Michael Dell is having none of this "post-PC" talk.
The Dell founder and CEO, who began making PCs in the 1980s in his university dorm room, has been a champion of the form factor for decades—and has become a billionaire thanks to it—even over the past several years as the number of PC shipments worldwide has declined. PCs still account for more than half of Dell's revenues, and he and other company executives have said they are a cornerstone of the vendor's efforts to become a top-tier IT enterprise solutions and services vendor. They've also been critical about Hewlett-Packard's decision to split in two, a move that separated that company's enterprise IT and PC businesses.
So when Apple CEO Tim Cook this week took a swipe at PCs as he talked about his company's new iPad Pro tablet, Michael Dell pushed back quickly. Sure, the market is changing, but there are a lot of PCs being sold out there and there's a great opportunity to sell even more, he said.
"The post-PC era has been great for the PC," Michael Dell told the London-based Telegraph newspaper. "When the post-PC era started, there were about 180 million PCs being sold a year and now it's up to over 300 million, so I like the post-PC era."
Cook's remarks echoed those made by Apple founder and then-CEO Steve Jobs, who in 2010 declared the arrival of the "post-PC era."
"I think if you're looking at a PC, why would you buy a PC anymore?" Cook asked during an interview with the Telegraph. "No really, why would you buy one? Yes, the iPad Pro is a replacement for a notebook or a desktop for many, many people. They will start using it and conclude they no longer need to use anything else, other than their phones."
His comments came as Apple rolls out the iPad Pro, a larger tablet (12.9 inches) that comes with a keyboard and stylus pen. Tablet sales also have been falling in recent quarters, and Michael Dell and other PC proponents say that while tablets are good for Web surfing and content consumption, real work is best done on PCs, complete with keyboards, larger screens and robust support for business applications.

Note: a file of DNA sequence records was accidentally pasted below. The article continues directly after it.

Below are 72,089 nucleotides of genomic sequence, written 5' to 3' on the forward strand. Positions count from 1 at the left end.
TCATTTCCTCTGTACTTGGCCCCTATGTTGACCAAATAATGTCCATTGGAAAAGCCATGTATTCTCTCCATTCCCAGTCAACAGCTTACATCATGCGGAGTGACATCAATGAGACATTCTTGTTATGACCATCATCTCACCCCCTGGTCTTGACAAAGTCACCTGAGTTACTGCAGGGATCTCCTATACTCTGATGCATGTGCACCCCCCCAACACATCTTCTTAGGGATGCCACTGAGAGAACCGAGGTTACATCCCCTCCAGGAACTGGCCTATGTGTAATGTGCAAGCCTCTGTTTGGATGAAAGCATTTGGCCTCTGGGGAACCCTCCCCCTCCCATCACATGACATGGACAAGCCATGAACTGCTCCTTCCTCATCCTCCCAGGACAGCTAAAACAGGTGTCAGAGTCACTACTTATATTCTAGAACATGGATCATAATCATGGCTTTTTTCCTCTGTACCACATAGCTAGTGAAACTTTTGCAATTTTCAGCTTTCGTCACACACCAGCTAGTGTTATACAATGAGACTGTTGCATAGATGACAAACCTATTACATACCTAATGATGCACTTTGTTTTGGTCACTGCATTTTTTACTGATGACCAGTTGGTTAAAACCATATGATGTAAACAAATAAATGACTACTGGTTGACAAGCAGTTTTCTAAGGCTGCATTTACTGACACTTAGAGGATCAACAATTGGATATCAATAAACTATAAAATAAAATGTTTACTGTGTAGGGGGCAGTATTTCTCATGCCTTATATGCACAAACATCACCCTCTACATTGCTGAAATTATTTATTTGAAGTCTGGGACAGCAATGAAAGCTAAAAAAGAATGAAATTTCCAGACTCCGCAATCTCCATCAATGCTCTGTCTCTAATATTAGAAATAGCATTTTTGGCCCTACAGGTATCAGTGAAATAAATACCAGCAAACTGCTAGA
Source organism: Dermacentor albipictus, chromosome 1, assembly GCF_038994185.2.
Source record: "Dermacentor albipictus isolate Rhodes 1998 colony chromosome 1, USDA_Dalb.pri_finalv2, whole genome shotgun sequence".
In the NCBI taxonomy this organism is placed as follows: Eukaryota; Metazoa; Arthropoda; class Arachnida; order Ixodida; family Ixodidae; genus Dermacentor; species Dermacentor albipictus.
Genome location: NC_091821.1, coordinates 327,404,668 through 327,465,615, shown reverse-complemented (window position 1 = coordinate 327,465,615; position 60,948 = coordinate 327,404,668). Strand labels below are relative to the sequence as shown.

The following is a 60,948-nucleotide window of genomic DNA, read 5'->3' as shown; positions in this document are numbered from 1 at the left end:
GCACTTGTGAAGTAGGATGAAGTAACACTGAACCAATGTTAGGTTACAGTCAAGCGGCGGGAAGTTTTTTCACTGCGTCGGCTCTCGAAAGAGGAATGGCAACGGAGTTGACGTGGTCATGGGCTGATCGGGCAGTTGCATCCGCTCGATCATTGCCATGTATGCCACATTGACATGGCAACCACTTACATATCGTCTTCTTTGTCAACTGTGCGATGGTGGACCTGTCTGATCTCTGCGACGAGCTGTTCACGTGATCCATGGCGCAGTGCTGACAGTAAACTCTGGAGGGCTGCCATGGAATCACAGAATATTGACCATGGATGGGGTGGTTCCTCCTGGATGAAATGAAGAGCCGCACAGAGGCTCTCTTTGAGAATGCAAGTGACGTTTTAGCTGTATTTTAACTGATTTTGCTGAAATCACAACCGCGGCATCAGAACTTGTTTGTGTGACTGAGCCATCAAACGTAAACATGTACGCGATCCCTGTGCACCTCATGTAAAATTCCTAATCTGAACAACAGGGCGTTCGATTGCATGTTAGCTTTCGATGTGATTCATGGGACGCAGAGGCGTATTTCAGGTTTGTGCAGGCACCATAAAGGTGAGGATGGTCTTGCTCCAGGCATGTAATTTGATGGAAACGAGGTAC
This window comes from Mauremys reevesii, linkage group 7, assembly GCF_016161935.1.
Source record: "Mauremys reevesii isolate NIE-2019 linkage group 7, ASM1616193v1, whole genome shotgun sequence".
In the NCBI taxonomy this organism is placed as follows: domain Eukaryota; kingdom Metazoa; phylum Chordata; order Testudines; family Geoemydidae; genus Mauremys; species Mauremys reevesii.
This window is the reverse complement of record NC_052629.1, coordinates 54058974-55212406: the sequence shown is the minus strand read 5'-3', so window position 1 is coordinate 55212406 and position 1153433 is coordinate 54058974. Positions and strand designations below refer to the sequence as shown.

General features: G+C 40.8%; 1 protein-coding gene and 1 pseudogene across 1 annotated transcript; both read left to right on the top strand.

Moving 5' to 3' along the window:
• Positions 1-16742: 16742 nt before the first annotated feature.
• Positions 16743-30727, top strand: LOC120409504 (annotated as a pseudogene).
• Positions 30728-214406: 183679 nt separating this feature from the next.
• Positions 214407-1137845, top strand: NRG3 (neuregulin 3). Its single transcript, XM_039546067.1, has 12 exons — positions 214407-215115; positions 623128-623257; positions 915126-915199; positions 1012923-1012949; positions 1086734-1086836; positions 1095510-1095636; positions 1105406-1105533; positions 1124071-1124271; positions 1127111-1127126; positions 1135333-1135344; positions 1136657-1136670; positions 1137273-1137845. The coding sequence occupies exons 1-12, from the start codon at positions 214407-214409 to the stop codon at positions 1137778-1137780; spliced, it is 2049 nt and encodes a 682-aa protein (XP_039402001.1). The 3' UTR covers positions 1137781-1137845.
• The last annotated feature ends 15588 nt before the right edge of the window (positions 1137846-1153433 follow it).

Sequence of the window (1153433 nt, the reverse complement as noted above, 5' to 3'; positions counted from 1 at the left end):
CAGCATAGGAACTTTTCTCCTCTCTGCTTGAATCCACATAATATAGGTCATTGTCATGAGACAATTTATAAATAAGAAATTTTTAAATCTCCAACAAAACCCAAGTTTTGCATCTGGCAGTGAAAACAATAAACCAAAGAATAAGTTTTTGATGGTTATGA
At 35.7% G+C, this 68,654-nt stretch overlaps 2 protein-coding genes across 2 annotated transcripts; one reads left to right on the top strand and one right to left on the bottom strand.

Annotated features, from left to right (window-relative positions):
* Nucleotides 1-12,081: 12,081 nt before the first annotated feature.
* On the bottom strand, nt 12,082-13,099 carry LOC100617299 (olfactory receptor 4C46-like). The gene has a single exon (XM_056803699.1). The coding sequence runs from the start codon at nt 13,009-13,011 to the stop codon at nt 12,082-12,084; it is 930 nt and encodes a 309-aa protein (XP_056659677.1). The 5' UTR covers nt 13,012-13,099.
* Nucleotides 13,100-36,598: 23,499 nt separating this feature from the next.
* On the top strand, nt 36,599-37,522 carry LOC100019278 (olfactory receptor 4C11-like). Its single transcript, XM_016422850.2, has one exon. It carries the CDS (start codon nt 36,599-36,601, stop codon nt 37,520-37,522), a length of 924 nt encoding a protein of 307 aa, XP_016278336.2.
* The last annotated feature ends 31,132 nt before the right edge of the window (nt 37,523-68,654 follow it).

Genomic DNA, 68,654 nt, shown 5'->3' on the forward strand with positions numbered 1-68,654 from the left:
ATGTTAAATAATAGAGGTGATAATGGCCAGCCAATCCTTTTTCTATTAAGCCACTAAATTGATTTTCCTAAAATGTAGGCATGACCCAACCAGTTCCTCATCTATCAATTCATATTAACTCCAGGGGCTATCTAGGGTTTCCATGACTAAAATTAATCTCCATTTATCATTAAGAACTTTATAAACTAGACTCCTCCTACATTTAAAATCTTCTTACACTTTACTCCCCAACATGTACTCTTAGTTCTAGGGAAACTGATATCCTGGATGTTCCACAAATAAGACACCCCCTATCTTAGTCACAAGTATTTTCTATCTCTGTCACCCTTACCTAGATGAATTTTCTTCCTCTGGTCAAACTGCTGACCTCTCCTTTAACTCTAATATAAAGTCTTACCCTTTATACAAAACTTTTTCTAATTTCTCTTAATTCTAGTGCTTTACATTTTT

Tablets are being squeezed from below by smartphones with larger screens and above by more mobile, powerful and affordable PCs. Still, the PC market continues to struggle. In the third quarter, IDC and Gartner analysts said shipments declined between 7.7 percent and 10.8 percent from the same period in 2014.
Michael Dell admitted that the PC space is in transition and has more competition from smartphones, tablets, game consoles, smart TVs and other devices, but there are myriad reasons for optimism. A key one is that there are about 500 million PCs in use today that are four to five years old, and the new systems that are hitting the market now and into 2016—running Microsoft's featured-laden Windows 10 and powered by Intel's new "Skylake" Core chips—offer significant power savings and performance improvements, and cost as little as $500 to $700.
In addition, they are coming in a multitude of form factors, such as two-in-ones and convertibles, which can be used as either a traditional PC or a tablet. Dell and the other top PC makers—Lenovo and HP Inc.—as well as Intel are working together on the "PC Does What?" ad campaign to educate users about the capabilities of the new systems.
Still, IT industry analysts have said it will be later in 2016 and into 2017 before the PC market really starts feeling the positive impacts from Windows 10 and the Skylake chips. Until then, PC makers will have to navigate their businesses through the rough waters.
In that scenario, Michael Dell said he likes his company's chances. He said Dell has gained share in the PC market for 11 consecutive quarters and that the company is primed to take advantage of what he expects will be an active refresh cycle as users replace their older systems with newer ones.
"As we create new beautiful, thin, powerful PCs that are better than the thing you bought five years ago, people will replace the old ones, and we are getting more and more share of that opportunity each quarter that goes by," he said.